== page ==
Behind Glass refers both to the glass or boundaries of an enclosure and to the
glass of the camera lens. Often I find myself gazing into the eyes of a monkey,
his hand touching the glass wall that separates our worlds. The animal’s candid
stare, the reflection of glass, and the frame of a window are all elements that speak
to issues of nature and captivity. My photographs are about the beauty of animals but, more importantly, about their plight. The pictorial quality of these images
softens the shock, but the punch is there in the eyes and melancholy expressions of
the animals. Primates especially are able to remind people of the undeniable
connection between man and animal, and this feeling evokes a memory of a time
when man was part of nature. Sometimes I feel like Tennyson’s Lady of Shalott,
watching a separate world through a glass lens, creating but not participating. I, too,
am “half sick of shadows;” I feel a responsibility to take part, to contribute. These photographs should be a voice for the animals. I assist animal non-profits in three ways: by making photo books for them to use as they wish, by licensing images at no cost, and by producing awareness raising gallery exhibits and blog essays.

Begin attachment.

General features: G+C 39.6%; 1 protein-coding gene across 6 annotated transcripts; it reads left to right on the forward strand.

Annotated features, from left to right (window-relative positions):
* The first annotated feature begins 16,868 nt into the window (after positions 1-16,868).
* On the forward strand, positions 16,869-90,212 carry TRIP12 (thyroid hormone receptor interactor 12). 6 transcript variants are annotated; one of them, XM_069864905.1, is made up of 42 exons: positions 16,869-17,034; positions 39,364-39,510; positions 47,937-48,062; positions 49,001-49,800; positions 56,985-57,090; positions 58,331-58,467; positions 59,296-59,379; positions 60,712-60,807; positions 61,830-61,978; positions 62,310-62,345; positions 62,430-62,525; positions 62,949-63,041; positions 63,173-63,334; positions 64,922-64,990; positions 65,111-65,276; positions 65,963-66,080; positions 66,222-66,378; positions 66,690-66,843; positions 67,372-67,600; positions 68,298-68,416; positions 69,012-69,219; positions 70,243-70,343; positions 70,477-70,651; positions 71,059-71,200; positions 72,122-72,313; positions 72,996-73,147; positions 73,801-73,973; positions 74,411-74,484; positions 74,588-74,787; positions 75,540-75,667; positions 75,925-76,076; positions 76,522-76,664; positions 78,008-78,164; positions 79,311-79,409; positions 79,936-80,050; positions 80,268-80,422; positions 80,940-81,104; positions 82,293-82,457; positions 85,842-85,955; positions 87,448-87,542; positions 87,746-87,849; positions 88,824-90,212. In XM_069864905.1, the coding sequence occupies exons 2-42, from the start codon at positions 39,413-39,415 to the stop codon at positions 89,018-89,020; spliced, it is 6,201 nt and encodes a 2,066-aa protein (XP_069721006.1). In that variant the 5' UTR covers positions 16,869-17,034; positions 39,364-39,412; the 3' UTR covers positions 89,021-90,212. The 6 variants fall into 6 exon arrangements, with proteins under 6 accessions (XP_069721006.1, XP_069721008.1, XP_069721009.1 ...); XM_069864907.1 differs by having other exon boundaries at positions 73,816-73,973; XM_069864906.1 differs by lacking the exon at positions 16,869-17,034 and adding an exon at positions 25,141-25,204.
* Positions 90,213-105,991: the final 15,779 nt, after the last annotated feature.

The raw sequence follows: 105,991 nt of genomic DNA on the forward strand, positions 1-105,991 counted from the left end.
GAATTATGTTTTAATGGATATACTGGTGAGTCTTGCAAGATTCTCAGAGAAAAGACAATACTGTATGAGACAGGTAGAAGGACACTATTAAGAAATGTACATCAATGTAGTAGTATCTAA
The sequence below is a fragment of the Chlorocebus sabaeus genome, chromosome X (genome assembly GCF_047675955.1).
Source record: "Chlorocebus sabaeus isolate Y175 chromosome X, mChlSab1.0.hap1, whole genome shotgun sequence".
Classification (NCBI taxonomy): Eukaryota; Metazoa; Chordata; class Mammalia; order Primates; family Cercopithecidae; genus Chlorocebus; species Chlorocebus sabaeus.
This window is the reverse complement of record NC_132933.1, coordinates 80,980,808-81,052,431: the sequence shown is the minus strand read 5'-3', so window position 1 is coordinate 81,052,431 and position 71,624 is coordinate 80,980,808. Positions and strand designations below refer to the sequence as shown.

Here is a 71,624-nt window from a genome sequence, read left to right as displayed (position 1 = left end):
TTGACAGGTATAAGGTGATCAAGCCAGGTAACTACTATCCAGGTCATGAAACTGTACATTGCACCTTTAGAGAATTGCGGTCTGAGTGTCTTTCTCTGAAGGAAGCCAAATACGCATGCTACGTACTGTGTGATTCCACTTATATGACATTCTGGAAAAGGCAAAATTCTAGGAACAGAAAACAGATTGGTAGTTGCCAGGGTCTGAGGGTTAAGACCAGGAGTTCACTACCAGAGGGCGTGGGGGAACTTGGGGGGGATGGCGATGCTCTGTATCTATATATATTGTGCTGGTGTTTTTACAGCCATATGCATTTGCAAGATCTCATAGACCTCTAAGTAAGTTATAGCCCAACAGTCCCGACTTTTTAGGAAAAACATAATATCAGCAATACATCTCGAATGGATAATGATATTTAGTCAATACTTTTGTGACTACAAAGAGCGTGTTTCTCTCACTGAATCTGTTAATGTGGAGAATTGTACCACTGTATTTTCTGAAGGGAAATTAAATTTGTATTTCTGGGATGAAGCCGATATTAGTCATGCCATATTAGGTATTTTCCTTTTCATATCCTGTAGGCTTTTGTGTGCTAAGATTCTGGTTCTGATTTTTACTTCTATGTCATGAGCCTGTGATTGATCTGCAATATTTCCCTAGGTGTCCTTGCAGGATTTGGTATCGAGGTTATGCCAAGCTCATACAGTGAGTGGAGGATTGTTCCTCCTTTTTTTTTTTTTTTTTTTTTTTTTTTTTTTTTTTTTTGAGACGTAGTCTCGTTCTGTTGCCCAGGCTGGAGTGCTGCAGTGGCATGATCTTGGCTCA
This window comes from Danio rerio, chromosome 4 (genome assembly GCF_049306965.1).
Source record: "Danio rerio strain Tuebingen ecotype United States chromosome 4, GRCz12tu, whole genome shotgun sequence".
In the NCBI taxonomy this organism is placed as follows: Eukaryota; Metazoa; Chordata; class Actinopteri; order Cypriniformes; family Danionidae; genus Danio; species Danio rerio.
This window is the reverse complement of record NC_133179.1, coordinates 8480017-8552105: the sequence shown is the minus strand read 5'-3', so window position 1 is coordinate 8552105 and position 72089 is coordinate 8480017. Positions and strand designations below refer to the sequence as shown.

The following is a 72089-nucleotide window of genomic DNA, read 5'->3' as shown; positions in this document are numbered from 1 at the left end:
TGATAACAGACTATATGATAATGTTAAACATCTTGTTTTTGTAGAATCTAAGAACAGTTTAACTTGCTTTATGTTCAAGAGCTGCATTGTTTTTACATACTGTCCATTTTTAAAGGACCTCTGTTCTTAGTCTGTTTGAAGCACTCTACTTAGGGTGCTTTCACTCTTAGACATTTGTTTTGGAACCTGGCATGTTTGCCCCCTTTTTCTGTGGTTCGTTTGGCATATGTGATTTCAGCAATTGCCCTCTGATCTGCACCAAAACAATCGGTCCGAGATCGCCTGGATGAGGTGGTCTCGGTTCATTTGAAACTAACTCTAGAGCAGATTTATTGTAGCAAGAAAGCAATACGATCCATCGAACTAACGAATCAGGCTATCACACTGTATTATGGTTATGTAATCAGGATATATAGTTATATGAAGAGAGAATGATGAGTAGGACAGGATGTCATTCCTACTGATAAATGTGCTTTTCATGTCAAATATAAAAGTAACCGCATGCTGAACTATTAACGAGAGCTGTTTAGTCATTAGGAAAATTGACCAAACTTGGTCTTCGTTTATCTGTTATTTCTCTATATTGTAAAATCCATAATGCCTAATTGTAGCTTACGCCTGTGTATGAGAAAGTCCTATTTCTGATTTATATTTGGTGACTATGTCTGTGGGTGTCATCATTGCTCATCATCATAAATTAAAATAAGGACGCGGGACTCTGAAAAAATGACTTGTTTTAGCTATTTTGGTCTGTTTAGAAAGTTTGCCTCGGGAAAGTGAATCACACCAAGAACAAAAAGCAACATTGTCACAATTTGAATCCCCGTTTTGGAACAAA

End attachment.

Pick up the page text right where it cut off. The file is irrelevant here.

Wassily Kandinsky teaches that the artist has the ability to “realize the inner sound of things.” I listen for this sound when I photograph animals. People have lost an essential connection to the land and to animals. I photograph animals to remind the viewer of this bond. My animals ask the viewer to consider their place in the world, to do as Franz Marc instructs, to “contemplate the soul of the animal to divine its way of sight.”
I capture the image digitally, but my habits are from shooting film: I do not look at the display screen, and I focus manually. I convert the image to black and white and manipulate it as I would in the darkroom. The black and white medium is central to my vision. It helps me select only what is essential. The pictorial quality and the element of nostalgia come from my lens and aperture choices. I find vintage lenses and have them adapted to fit my camera. I print on on silver gelatin paper.
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